No national politician of his era spoke more forcefully to what have become the concerns of our own than Jim Traficant, writes Matthew Walther in The American Conservative.
“A prophet,” said Mgr. Ronald Knox, “is one who speaks out. He must not wrap up his meaning; he must not expect success.”
Like most prophets, Jim Traficant, the legendary Ohio congressman who would have turned 80 next month but for his death in a tractor accident seven years ago, went mostly without honor in his country. He was expelled from the House of Representatives in 2002 and imprisoned for seven years (during which he refused visitors) after being convicted of a number of dubious sounding felonies, one of which involved employing congressional staff on his farm in Ohio and the houseboat which he made his Washington, D.C., residence.
In his lifetime Traficant had few allies in the Democratic party and no following outside his beloved Ohio (unless the handful of journalists who delighted in his ready wit and bizarre personal appearance count). But there is probably no national politician of his era who spoke more forcefully to what would become the concerns of our own. He opposed drugs, free trade, the decline of manufacturing, eviction, our needless and cruel embargo on Cuba, the banks, Wall Street, euthanasia, and, above all, abortion. (He also supported, perhaps to the horror of some of his contemporary admirers, racial preference in college admissions.)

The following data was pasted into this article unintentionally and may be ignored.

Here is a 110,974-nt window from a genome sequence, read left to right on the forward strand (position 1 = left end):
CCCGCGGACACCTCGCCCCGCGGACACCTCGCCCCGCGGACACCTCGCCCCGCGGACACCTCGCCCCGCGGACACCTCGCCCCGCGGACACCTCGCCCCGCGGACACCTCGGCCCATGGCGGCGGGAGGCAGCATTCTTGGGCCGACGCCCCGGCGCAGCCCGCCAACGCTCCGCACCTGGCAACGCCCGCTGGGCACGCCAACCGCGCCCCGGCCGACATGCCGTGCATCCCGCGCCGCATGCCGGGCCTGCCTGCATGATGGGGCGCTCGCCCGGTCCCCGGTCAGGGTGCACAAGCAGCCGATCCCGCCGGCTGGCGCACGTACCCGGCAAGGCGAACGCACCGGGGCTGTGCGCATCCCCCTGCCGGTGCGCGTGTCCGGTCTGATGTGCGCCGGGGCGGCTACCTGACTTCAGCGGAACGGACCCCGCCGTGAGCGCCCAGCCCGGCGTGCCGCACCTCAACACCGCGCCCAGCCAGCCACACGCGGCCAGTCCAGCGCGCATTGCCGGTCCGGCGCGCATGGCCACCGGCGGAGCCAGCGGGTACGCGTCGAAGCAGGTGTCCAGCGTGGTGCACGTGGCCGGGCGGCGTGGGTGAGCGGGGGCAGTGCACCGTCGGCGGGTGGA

Traficant was born in Youngstown, Ohio, to a working-class Catholic family in 1941. He played quarterback at the University of Pittsburgh with Mike Ditka and was even drafted by the Steelers in 1963. Instead of playing professional football, he became what we would now refer to as a “community organizer” and spent many years working with nonprofits and colleges in the Youngstown area on issues such as drug and alcohol addiction before being elected sheriff of Mahoning County in 1981.